Tue, Oct 28, 2008 - Page 7 News List

McCain banks on close vote even as blame game starts

PARTY INQUEST More key Republicans are dissecting John McCain’s campaign strategy, openly saying he’s lost the race


Senator John McCain shrugged aside daunting poll figures on Sunday to claim he was placed to win next week’s presidential election even as an inquest was beginning within the Republican Party.

Interviewed on NBC’s Meet the Press, McCain dismissed the polls that showed huge leads for Senator Barack Obama and said he sensed the race tightening.

He predicted a “late night” next Tuesday, suggesting the voting would be close enough to have to wait for the final counts in some states: “This has been a very close race, and I believe I will win it.”

But in a sign of how much of a mismatch the campaign has become, Obama, speaking on Saturday in Albuquerque, New Mexico — won in 2004 by US President George W. Bush — attracted a crowd of 45,000. McCain, speaking in the same city the same day drew only about 1,500 onlookers.

Some Republicans, breaking with the convention of staying silent until the votes are in, are already dissecting his campaign strategy and acknowledging openly they believe the race to be lost.

A blame-game has begun among McCain staff over responsibility for strategic blunders, in particular the confused and often conflicting messages the campaign has sent out over the past two months.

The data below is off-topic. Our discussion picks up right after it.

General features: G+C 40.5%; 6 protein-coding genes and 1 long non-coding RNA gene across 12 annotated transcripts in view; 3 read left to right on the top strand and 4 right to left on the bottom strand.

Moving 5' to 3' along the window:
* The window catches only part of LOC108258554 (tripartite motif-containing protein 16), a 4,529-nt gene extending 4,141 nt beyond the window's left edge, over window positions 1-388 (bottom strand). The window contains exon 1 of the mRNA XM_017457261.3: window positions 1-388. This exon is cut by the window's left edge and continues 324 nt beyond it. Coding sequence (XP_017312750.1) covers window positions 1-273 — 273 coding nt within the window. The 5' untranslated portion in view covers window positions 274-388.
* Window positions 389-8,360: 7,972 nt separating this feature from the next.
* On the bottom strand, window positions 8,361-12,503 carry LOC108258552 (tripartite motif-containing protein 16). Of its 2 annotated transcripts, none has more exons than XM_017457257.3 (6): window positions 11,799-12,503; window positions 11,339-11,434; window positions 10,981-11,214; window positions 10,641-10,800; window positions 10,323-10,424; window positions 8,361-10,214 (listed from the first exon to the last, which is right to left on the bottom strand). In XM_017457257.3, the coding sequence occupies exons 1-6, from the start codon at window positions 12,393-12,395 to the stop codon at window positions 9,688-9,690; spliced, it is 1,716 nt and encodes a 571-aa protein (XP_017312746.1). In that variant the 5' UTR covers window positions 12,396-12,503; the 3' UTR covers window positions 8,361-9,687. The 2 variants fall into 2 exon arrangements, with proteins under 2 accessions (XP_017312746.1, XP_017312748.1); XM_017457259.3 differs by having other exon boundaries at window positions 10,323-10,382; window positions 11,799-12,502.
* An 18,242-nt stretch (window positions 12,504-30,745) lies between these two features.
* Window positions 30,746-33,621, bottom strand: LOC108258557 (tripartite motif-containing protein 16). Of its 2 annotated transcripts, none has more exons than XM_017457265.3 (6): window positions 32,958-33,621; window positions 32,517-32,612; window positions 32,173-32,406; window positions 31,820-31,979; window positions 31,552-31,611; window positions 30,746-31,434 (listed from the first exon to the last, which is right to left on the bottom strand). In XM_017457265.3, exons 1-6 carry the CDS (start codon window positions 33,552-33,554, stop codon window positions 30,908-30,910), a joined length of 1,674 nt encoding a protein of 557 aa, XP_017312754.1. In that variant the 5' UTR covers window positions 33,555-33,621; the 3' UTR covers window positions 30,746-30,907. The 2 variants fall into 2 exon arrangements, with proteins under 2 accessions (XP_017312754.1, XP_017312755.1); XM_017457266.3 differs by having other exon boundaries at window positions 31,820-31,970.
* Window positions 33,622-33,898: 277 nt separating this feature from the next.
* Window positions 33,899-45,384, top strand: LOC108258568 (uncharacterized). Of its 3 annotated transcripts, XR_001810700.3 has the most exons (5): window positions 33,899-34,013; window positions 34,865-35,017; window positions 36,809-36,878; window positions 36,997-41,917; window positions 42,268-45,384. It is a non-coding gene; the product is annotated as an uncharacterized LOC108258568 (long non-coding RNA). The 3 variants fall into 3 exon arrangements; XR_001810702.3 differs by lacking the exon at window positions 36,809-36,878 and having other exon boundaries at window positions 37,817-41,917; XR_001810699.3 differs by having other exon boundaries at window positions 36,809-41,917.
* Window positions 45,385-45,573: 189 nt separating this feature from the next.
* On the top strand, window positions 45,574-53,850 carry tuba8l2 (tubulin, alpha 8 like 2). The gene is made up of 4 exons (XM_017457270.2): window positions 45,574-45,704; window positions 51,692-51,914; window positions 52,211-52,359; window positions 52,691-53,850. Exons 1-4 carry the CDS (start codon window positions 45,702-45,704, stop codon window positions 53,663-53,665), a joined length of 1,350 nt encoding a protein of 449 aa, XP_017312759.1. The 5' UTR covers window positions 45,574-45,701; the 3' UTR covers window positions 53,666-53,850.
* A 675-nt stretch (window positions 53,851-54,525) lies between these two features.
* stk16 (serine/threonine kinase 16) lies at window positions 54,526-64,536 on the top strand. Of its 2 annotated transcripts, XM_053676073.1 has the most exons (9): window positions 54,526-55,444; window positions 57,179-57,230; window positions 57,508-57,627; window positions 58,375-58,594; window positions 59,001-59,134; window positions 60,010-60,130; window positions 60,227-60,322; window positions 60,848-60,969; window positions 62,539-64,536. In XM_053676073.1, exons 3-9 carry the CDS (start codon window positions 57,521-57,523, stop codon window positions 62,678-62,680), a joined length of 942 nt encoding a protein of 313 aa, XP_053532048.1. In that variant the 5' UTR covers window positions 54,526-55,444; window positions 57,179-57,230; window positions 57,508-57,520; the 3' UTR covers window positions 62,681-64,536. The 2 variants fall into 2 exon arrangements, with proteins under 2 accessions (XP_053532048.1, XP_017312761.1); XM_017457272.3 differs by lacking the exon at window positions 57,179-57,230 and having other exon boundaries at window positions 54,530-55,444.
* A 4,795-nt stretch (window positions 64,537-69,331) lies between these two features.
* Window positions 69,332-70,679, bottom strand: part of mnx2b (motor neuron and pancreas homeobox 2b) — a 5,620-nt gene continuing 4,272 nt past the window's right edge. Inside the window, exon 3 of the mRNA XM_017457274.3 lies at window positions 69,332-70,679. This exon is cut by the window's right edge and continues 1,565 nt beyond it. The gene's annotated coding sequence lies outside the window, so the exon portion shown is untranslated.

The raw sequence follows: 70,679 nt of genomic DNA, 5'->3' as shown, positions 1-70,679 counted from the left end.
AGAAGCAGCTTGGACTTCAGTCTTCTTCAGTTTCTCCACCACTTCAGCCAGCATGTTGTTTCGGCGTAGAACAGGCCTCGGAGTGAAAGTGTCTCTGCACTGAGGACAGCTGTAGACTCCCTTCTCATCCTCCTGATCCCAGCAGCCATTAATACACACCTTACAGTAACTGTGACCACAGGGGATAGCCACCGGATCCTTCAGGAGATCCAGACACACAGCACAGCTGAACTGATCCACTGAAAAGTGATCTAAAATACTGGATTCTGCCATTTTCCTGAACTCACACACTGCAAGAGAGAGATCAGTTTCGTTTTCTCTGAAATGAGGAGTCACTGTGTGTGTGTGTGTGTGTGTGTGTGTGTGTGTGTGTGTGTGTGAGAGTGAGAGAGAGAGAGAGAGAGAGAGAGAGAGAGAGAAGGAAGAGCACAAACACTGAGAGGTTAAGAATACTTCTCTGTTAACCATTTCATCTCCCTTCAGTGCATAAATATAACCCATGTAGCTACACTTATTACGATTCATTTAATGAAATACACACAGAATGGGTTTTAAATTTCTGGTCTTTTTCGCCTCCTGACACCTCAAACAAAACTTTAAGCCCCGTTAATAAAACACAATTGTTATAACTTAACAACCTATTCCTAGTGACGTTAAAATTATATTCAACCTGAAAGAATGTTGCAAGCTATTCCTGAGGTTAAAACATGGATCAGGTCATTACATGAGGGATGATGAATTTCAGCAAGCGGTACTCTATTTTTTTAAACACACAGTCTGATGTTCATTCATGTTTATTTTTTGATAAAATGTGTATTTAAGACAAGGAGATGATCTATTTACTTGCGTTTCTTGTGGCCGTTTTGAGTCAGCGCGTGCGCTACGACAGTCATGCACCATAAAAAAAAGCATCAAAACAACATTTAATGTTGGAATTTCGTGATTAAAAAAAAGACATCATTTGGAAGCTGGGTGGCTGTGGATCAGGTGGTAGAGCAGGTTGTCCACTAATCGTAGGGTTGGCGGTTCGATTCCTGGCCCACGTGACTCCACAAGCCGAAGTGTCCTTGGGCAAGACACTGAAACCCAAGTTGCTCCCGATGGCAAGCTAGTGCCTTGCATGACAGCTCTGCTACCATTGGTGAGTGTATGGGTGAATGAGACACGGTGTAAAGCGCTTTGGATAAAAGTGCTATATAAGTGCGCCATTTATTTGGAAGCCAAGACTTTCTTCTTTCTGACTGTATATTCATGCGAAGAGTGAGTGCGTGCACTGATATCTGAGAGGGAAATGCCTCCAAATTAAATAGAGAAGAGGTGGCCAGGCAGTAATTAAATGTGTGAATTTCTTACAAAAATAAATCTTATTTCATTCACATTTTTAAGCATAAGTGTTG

At McCain’s campaign headquarters in Arlington, Virginia, demoralized staff and volunteers listened in near-silence to invocations from senior campaign figures saying all was not lost over the weekend.

David Frum, Bush’s speechwriter, who wrote the “Axis of Evil” speech, suggested in an opinion piece for the Washington Post on Sunday that the party shifted resources from the presidential race “that is almost certainly lost” to Senate ones so that there would be a base on which to build a Republican revival after the election.

“A beaten party needs a base from which to recover,” Frum wrote.

Mark McKinnon, a former McCain campaign adviser, wrote for the Daily Beast Web site: “The most popular parlor game in Washington DC these days is the bludgeoning of the McCain campaign.”

McKinnon said the McCain strategist Steve Schmidt, said to be behind the character attacks on Obama, and colleagues, had run a good campaign and “taken McCain further than he had any reasonable right to, given the political climate.”

He said the election “ain’t over yet” and that McCain might “have a couple of barrel rolls left.”

McCain now faces an important decision on the final days of the campaign.

If he does assume he will lose he may want to be remembered as having fought a dignified race in the end — or he could throw everything at Obama.

On Sunday he pounced on a Reuters/Zogby poll which put him only 5 points behind Obama (who is on 49 percent), saying that was evidence that the race was closer than indicated by other polls giving Obama double-digit leads.

Obama picked up on a comment by McCain on Meet the Press, in which he had said he shared a common philosophy with Bush.

Speaking in Denver, Obama, who has sought to tie McCain down as a continuation of Bush, said: “I guess that was John McCain finally giving us a little straight talk, and owning up to the fact that he and George Bush actually have a whole lot in common.”

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